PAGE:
If we adopt California level mandatory “shelter in place” for three months, that same model predicts Washington would be at hospital bed capacity from approximately April 13 to approximately May 1. Projected mortality: 16,000 deaths rather than 66,000 deaths from laxer “social distancing” measures (and 7,962 hospitalizations predicted). Model and data from CovidActNow.org Click here to see the easily understandable interactive graphic showing the consequences of different policy choices for our State: https://covidactnow.org/state/WA. You can also view the impacts of choices for every other state on their home page.
This graph is viewed better online for interactions and updates at https://covidactnow.org/state/WA).
Note CovidActNow assumption for Hospital beds in Washington: 10,765.
Fatality rate increases if adequate hospital beds are not available. All assumptions and data available at https://docs.google.com/document/d/1ETeXAfYOvArfLvlxExE0_xrO5M4ITC0_Am38CRusCko/edit
Another model finds: “Washington, a state with the second-most confirmed cases in the country as of Monday afternoon, is expected to hit its ICU capacity by March 30. New York, a state with over 930 cases, is expected to hit its capacity by April 5.”
Click on map to view in browser or expand.
Experts view the model developed and published last week by the Imperial College (UK) as the most reliable. CovidActNow utilizes key data from their modeling, which was done for nation-wide impacts in Great Britain and the US, and provides easily understood state by state graphic depictions of the consequences of decisions to “flatten the curve” to reduce the “reproduction number” (R0) – the number of infections each infected person transmits to others.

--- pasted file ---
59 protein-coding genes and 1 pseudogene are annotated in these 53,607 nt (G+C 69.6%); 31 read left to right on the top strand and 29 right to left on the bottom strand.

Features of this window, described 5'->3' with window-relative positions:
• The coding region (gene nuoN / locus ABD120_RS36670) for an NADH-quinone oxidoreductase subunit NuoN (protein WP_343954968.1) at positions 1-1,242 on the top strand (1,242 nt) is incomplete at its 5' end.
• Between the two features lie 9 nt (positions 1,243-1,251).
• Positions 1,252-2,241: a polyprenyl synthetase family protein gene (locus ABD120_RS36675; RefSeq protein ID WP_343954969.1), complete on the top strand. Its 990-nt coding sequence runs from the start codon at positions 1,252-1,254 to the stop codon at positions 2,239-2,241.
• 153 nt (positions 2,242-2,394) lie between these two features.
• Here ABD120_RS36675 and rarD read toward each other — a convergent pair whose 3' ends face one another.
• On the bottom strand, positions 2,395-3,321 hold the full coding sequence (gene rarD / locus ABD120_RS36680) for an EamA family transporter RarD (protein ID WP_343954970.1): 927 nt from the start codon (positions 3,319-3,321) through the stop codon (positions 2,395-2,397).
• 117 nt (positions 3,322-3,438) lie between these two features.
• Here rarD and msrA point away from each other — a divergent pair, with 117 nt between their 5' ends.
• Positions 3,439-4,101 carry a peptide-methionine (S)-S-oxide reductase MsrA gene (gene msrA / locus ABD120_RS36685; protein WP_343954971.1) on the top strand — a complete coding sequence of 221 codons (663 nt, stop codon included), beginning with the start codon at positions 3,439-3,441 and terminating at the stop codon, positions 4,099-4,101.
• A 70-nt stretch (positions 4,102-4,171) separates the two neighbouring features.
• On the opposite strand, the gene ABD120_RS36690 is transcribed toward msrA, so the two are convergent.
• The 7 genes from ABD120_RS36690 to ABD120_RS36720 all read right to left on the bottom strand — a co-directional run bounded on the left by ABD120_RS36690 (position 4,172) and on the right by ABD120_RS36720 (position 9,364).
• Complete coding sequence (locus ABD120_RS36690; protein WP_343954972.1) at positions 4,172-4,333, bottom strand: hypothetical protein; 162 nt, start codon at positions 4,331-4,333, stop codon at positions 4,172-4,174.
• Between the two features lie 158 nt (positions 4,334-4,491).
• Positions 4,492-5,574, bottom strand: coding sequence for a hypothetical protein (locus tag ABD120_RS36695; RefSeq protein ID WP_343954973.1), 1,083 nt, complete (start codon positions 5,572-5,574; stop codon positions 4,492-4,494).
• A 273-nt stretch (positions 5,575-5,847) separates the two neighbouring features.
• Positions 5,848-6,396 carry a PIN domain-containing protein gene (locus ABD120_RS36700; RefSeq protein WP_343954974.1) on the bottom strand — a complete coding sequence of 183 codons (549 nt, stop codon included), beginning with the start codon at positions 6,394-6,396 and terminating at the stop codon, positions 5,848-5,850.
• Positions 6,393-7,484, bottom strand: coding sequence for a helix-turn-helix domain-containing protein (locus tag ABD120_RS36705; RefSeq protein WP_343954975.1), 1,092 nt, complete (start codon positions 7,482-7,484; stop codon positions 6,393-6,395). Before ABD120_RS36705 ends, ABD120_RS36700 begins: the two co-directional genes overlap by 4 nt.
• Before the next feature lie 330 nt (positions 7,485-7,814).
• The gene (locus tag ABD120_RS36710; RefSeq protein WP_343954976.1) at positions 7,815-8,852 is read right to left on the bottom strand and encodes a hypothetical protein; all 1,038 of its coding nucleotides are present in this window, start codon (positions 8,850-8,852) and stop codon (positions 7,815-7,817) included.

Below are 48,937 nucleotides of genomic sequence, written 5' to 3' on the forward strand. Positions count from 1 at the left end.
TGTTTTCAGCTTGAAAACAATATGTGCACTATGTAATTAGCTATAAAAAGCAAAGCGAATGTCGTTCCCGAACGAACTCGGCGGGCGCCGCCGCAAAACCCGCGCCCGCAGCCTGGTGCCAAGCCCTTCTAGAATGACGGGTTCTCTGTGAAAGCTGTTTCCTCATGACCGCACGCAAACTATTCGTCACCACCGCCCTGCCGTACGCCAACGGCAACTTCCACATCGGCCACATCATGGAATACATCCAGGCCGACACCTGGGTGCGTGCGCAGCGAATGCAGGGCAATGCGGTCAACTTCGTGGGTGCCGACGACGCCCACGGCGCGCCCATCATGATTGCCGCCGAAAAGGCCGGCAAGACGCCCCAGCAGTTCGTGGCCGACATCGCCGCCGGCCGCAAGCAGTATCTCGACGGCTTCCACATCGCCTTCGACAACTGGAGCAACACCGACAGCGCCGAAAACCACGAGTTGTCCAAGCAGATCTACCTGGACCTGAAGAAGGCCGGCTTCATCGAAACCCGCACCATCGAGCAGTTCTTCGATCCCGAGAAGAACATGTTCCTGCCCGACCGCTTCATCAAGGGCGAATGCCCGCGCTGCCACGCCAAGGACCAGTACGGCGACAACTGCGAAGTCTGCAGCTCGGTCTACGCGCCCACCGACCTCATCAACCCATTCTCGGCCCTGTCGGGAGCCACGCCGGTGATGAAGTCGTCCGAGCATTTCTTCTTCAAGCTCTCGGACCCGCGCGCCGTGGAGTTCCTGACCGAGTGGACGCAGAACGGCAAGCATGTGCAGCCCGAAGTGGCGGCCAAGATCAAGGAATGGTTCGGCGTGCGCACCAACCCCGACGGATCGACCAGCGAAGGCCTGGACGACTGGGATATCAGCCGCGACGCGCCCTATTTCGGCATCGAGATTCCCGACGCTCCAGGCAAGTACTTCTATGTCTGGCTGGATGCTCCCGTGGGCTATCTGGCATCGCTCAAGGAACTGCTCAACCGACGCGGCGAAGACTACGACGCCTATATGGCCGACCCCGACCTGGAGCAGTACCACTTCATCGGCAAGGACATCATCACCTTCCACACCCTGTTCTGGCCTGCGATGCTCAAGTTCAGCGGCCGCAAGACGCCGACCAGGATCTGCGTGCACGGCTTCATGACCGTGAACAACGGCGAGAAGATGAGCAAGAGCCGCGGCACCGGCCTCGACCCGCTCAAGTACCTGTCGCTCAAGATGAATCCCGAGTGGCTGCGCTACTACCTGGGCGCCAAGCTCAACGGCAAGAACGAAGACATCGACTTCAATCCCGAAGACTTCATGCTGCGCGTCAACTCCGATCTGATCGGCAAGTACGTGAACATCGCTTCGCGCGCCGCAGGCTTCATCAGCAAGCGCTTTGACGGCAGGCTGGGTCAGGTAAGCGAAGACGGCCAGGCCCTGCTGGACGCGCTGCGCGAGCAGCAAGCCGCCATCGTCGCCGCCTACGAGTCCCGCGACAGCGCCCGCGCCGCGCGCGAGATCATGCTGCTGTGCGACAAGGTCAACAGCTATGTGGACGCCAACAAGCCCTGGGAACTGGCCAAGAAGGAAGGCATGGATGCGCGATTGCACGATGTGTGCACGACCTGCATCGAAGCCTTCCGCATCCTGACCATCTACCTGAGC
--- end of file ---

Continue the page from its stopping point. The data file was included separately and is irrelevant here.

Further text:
The Imperial College Model for the US shows the relative effectiveness of key policy choices:
Credit: Imperial College London
We can relax from lock-down to isolation if we find through expanded testing, that the rate, and extent of, infection is being controlled. But if we find that the current rate of spread from each infected individual (R0) is higher and we have greater incidence, it will be too late to effectively prevent an overwhelming number of infections with any further delay in ordering home stay and these other measures.
Here is the conclusion of the Imperial College report:
We find that that optimal mitigation policies (combining home isolation of suspect cases, home quarantine of those living in the same household as suspect cases, and social distancing of the elderly and others at most risk of severe disease) might reduce peak healthcare demand by 2/3 and deaths by half. However, the resulting mitigated epidemic would still likely result in hundreds of thousands of deaths and health systems (most notably intensive care units) being overwhelmed many times over. For countries able to achieve it, this leaves suppression as the preferred policy option.